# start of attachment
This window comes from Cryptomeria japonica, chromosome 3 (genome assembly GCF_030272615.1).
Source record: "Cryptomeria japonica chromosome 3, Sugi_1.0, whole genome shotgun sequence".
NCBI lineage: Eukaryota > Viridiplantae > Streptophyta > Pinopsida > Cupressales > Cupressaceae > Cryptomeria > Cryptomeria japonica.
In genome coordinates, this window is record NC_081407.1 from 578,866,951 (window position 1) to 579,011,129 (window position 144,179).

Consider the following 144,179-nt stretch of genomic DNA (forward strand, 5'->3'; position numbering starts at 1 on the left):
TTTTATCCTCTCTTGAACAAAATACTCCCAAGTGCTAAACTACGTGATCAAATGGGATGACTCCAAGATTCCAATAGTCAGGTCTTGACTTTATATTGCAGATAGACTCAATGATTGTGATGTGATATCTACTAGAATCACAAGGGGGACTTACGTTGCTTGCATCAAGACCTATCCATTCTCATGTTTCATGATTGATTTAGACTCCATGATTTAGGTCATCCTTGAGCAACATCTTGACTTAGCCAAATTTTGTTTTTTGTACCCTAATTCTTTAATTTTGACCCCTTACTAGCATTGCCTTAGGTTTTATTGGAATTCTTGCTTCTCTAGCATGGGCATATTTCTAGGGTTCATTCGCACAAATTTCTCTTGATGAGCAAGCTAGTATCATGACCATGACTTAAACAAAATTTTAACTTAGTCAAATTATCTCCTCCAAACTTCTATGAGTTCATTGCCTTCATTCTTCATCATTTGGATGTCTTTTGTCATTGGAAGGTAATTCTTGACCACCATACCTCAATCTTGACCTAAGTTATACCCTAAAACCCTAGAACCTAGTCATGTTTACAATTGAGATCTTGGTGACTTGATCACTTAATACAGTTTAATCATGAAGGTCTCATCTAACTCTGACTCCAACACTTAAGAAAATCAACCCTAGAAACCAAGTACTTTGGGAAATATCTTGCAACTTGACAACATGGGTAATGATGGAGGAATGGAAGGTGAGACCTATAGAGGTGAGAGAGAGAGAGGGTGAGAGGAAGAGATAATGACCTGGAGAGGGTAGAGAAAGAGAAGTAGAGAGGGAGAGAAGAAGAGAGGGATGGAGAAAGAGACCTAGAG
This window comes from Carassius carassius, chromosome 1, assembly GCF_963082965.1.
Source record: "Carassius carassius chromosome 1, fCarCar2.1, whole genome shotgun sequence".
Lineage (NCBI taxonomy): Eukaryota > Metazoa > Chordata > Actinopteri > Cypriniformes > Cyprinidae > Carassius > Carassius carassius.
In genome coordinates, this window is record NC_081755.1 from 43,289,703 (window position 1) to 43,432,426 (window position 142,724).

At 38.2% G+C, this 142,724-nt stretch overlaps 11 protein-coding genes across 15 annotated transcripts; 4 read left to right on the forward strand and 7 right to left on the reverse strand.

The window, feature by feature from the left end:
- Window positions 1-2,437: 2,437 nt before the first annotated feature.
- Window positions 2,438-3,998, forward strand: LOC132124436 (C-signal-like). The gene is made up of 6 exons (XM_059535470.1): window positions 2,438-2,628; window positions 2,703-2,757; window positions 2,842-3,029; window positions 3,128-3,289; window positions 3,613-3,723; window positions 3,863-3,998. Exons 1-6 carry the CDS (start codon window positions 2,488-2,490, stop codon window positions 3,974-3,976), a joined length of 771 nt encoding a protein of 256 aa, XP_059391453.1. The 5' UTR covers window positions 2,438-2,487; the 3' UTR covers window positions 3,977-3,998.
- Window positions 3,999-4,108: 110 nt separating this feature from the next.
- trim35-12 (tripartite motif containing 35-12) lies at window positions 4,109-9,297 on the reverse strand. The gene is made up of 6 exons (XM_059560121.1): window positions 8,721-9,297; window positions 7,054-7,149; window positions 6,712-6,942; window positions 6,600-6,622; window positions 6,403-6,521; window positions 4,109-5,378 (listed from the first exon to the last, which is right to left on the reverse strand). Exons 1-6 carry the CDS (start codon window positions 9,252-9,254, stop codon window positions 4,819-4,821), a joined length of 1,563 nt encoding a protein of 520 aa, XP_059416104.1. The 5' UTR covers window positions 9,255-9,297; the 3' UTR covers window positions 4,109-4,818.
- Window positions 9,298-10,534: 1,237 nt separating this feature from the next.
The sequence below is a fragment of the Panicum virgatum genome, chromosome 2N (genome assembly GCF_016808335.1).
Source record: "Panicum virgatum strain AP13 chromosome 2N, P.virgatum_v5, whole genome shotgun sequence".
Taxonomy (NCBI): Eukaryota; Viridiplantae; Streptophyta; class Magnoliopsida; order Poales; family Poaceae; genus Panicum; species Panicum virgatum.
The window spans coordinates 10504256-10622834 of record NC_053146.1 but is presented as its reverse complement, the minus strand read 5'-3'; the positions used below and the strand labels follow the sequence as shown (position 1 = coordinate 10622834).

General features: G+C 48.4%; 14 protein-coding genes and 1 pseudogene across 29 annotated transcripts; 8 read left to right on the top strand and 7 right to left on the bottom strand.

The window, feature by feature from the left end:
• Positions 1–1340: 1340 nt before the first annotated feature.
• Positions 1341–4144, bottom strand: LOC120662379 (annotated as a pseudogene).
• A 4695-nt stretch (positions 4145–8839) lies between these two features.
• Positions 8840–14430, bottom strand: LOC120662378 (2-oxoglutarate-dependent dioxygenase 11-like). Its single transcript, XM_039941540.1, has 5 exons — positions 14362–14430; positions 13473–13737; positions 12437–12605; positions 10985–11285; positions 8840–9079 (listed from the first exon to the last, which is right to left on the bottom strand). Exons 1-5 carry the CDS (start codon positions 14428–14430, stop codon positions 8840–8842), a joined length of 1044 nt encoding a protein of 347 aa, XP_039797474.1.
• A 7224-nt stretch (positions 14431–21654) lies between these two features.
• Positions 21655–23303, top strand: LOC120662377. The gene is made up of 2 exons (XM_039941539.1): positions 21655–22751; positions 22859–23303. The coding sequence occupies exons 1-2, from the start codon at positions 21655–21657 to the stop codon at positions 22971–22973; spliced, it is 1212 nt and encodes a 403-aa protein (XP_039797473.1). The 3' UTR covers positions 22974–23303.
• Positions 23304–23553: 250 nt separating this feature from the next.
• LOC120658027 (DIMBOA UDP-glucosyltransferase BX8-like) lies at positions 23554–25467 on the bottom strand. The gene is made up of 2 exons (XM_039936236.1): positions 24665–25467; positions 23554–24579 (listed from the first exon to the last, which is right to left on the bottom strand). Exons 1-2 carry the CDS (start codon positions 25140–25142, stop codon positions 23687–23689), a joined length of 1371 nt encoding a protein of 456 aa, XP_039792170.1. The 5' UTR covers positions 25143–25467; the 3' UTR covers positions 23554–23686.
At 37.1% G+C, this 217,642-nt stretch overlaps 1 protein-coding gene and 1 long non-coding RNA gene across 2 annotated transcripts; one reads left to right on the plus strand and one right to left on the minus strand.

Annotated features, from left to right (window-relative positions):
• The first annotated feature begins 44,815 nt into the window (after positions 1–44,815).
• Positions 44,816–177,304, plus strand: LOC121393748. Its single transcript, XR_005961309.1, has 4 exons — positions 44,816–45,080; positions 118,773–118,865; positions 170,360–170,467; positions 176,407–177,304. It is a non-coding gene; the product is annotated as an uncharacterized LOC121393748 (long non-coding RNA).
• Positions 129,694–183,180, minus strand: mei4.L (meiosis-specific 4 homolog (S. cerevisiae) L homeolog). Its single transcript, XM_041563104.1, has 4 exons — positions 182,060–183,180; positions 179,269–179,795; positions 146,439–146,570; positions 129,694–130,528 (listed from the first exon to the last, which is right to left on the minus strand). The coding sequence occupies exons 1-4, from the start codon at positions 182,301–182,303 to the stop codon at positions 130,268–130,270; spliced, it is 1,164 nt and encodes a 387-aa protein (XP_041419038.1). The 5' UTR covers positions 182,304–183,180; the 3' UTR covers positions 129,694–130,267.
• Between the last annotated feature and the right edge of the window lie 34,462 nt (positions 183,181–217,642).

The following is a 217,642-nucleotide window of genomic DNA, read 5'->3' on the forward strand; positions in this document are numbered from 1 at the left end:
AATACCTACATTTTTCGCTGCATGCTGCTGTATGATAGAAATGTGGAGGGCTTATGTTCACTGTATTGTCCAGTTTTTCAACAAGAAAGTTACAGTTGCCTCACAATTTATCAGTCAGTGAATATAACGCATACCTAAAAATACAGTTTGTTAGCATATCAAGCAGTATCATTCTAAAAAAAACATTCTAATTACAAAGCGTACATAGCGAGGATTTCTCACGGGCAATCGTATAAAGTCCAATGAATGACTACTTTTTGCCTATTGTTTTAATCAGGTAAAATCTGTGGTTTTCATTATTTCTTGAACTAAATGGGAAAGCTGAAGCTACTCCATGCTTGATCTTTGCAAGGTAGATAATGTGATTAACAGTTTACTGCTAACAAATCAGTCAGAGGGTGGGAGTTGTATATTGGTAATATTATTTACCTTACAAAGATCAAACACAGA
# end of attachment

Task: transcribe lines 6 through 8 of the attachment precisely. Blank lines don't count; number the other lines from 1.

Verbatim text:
TTTTATCCTCTCTTGAACAAAATACTCCCAAGTGCTAAACTACGTGATCAAATGGGATGACTCCAAGATTCCAATAGTCAGGTCTTGACTTTATATTGCAGATAGACTCAATGATTGTGATGTGATATCTACTAGAATCACAAGGGGGACTTACGTTGCTTGCATCAAGACCTATCCATTCTCATGTTTCATGATTGATTTAGACTCCATGATTTAGGTCATCCTTGAGCAACATCTTGACTTAGCCAAATTTTGTTTTTTGTACCCTAATTCTTTAATTTTGACCCCTTACTAGCATTGCCTTAGGTTTTATTGGAATTCTTGCTTCTCTAGCATGGGCATATTTCTAGGGTTCATTCGCACAAATTTCTCTTGATGAGCAAGCTAGTATCATGACCATGACTTAAACAAAATTTTAACTTAGTCAAATTATCTCCTCCAAACTTCTATGAGTTCATTGCCTTCATTCTTCATCATTTGGATGTCTTTTGTCATTGGAAGGTAATTCTTGACCACCATACCTCAATCTTGACCTAAGTTATACCCTAAAACCCTAGAACCTAGTCATGTTTACAATTGAGATCTTGGTGACTTGATCACTTAATACAGTTTAATCATGAAGGTCTCATCTAACTCTGACTCCAACACTTAAGAAAATCAACCCTAGAAACCAAGTACTTTGGGAAATATCTTGCAACTTGACAACATGGGTAATGATGGAGGAATGGAAGGTGAGACCTATAGAGGTGAGAGAGAGAGAGGGTGAGAGGAAGAGATAATGACCTGGAGAGGGTAGAGAAAGAGAAGTAGAGAGGGAGAGAAGAAGAGAGGGATGGAGAAAGAGACCTAGAG
This window comes from Carassius carassius, chromosome 1, assembly GCF_963082965.1.
Source record: "Carassius carassius chromosome 1, fCarCar2.1, whole genome shotgun sequence".